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Road Hammers proving together is better

Halifax club expands to include new development group

By Andrew Wagstaff
Maritime Runner
Jan. 17, 2017

HALIFAX – #Bettertogether.
For runner Erin Poirier, it’s a message that accompanies many of her social media posts, but for her club, the Halifax Road Hammers, it’s more than a hashtag. It’s part of their recipe of success that coach Lee McCarron hopes to build on in 2017.
The club had a remarkable year in 2016 with a slew of strong performances, but McCarron is expanding its focus this year to include a development group for new and improving runners.
“One of my goals it to grow the Halifax Road Hammers to become an all-inclusive group,” he said. “I want to ensure people know they are welcome. Our mission is to help everyone achieve their goals, from beginner to elite, across all road racing distances from the 5K to the marathon.”
The Road Hammers came into official being last summer, growing out of a group of 10 runners that had approached McCarron after the death of their previous coach, Cliff Matthews.
The group quickly grew to its current membership of more than 60, with interest weekly from others looking to join. It reached the point where McCarron left his job as an assistant coach with the Dalhousie University cross-country team to focus more on the Road Hammers.
For McCarron, the most rewarding aspect has been the opportunity to work with such a great group of people.
“The members of the group are amazing role models and leaders within the community,” he said. “The majority have families, work full-time, but their dedication to everything is amazing.”
That dedication appears to be paying off. The Road Hammers tore up the racing scene in the Maritimes and beyond last year, with names like Matthias Mueller, Matthew Ho, Denise Robson, Erin Poirier, and McCarron himself found all over the leaderboards.
The club won the Golden Shoe Award as Club of the Year for 2016 by Canadian Running magazine.
Lee McCarron, coach of the Halifax Road Hammers
“I find he really gets his athletes, and understands that everyone is unique and has slightly different needs,” said Callaghan. “He also emphasizes that the most important aspect of running is to have fun and enjoy it.”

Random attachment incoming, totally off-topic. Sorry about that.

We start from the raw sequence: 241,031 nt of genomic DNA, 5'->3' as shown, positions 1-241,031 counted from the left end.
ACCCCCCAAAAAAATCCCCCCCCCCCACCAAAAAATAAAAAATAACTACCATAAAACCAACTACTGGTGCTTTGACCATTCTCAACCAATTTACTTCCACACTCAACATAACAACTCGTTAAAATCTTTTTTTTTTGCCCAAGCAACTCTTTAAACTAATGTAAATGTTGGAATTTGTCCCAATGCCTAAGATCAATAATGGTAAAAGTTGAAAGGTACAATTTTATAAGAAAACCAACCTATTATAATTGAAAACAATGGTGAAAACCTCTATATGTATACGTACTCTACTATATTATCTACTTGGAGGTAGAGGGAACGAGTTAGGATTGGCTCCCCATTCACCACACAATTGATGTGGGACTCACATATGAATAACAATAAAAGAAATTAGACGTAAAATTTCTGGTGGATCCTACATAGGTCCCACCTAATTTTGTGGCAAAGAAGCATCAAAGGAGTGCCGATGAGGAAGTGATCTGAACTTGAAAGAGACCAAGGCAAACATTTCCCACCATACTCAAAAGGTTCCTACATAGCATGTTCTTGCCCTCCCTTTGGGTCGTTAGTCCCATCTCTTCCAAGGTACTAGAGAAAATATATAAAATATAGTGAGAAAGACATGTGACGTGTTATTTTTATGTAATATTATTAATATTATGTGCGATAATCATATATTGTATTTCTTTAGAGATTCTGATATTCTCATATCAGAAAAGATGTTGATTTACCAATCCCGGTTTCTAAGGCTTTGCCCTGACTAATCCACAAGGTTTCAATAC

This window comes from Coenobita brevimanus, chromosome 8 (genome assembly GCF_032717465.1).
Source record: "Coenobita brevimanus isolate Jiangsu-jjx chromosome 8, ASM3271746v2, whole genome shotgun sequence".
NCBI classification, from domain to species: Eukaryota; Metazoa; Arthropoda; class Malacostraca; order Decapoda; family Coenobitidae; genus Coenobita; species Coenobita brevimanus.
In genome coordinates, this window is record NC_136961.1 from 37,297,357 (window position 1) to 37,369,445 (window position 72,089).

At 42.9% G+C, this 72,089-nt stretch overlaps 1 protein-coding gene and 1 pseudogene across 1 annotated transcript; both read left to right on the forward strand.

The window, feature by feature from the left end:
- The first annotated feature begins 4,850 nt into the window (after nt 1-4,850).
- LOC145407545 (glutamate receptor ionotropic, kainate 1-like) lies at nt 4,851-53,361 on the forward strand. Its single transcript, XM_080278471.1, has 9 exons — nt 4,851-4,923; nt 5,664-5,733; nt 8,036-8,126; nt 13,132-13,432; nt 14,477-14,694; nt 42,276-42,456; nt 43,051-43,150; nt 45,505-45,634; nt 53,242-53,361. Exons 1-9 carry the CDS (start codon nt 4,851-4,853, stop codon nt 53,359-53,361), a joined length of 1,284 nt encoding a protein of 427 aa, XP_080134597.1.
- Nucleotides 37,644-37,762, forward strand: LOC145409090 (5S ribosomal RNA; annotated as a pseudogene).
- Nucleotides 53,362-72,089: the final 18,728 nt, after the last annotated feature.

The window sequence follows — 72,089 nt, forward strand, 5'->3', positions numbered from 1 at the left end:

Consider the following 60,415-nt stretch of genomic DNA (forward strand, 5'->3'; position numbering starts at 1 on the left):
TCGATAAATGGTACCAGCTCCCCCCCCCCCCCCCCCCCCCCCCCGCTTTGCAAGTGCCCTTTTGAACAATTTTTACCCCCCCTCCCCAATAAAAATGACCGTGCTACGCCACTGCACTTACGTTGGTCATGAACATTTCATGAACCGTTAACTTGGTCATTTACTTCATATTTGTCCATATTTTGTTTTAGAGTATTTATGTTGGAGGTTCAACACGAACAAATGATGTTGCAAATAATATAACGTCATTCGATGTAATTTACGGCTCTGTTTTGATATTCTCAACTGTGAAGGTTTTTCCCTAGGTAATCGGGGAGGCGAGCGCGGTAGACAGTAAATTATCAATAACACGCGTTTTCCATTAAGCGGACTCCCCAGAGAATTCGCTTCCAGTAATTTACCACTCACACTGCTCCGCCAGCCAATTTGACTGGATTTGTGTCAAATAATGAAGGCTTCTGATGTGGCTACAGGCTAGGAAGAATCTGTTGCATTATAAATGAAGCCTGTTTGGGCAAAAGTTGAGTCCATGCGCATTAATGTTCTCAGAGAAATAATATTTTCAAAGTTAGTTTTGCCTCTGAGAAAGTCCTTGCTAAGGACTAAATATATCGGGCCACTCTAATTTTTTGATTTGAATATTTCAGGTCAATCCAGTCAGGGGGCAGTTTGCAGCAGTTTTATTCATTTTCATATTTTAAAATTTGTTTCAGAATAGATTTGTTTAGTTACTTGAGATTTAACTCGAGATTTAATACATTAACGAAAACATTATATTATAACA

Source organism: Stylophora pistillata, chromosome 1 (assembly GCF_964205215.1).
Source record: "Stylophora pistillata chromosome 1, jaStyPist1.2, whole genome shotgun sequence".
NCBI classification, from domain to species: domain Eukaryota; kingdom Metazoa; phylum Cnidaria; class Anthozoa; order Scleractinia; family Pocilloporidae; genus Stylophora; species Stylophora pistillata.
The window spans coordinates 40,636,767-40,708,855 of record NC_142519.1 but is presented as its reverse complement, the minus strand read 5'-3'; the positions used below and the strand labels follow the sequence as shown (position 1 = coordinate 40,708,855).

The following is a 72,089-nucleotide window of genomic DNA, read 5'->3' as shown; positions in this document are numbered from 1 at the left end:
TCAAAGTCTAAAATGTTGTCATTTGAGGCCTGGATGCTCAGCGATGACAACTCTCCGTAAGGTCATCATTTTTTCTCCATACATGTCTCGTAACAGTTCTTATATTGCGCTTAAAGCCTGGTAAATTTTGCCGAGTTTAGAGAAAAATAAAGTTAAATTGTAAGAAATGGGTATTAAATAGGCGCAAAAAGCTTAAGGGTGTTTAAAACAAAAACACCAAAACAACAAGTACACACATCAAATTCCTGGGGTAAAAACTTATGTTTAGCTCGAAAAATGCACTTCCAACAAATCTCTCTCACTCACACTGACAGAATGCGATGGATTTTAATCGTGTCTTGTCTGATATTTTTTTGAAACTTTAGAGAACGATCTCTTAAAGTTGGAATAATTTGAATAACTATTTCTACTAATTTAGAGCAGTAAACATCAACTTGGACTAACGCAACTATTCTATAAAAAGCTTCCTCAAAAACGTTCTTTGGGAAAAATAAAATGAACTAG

The sisters were among 10 club members who traveled to compete in the California International Marathon last month, with eight of them recording PBs at the event.
Callaghan and Poirier are not the only family combination in the Road Hammers, which also incudes brothers Patrick and Thomas White, mother/daughter Linda and Liz MacDonald and mother/daughter Denise and Ashley Robson.
Meeting so many incredible athletes of all ages and backgrounds has been a bonus for member Michael Bergeron, who said he has improved in all his distances since joining the group in the summer of 2015.
The development group will be great for those runners who might not be performing at the same intensity as the performance group, or may have never been coached before, according to Bergeron.
“Lee brings people together in order for them to push themselves to a new potential, but he also believes in tapering and enjoying simple activities,” he said. “We have post-run get-togethers and have constant conversations with him.”
Perhaps the club’s most recent success came at the hands of Mike Juurlink, who placed first in the Hypothermic Half Marathon held in Halifax on Jan. 15. He credited his club and coach for offering a structured training plan and environment.
“For me, the greatest value comes in having a training group to grind with; teammates that can help you execute those big workouts that would be daunting to tackle solo,” he said.
McCarron expects to have the development group off the ground within the next couple of weeks. All runners are allowed a few weeks’ trial to make sure the club is the right fit for them, before signing up for a program.
For more information, visit the Road Hammers website here .
Almost every runner in the club posted a personal best last year, but the coach insisted that is not the number one goal.
“Creating that culture and environment, where people look forward to practice and show the dedication required to be successful in life, is inspiring,” said McCarron. “I also am very fortunate to be able to continue on Cliff’s legacy that he built within the city.”
He now has time standards put in place to keep practices running efficiently. The performance group meets on Wednesday evenings and Saturday mornings, while the new development group meets on Tuesday evenings and Saturday mornings. Online training plans are also offered for those living outside Halifax.
Poirier, who has a busy life with full-time work and children, said her workouts with the Road Hammers are her time to play and do what she loves.
“The play and fun and love for running are increased when you are surrounded by amazing people who are grinding it out with you,” she said. “We run in pace groups and I’ve definitely improved because of my excellent group. We’re never competing with each other in practice but we certainly are pushing each other to get the best out of each other’s efforts.”
Her sister, Kristen Callaghan, said she has also benefited from the group dynamic of the club, saying workouts don’t feel as challenging when you are running with others.
She also pointed to McCarron’s coaching as a huge benefit to the club. A busy medical student, Callaghan said her coach makes sure to emphasize that school comes first, and helps her adjust her training schedule to fit her life.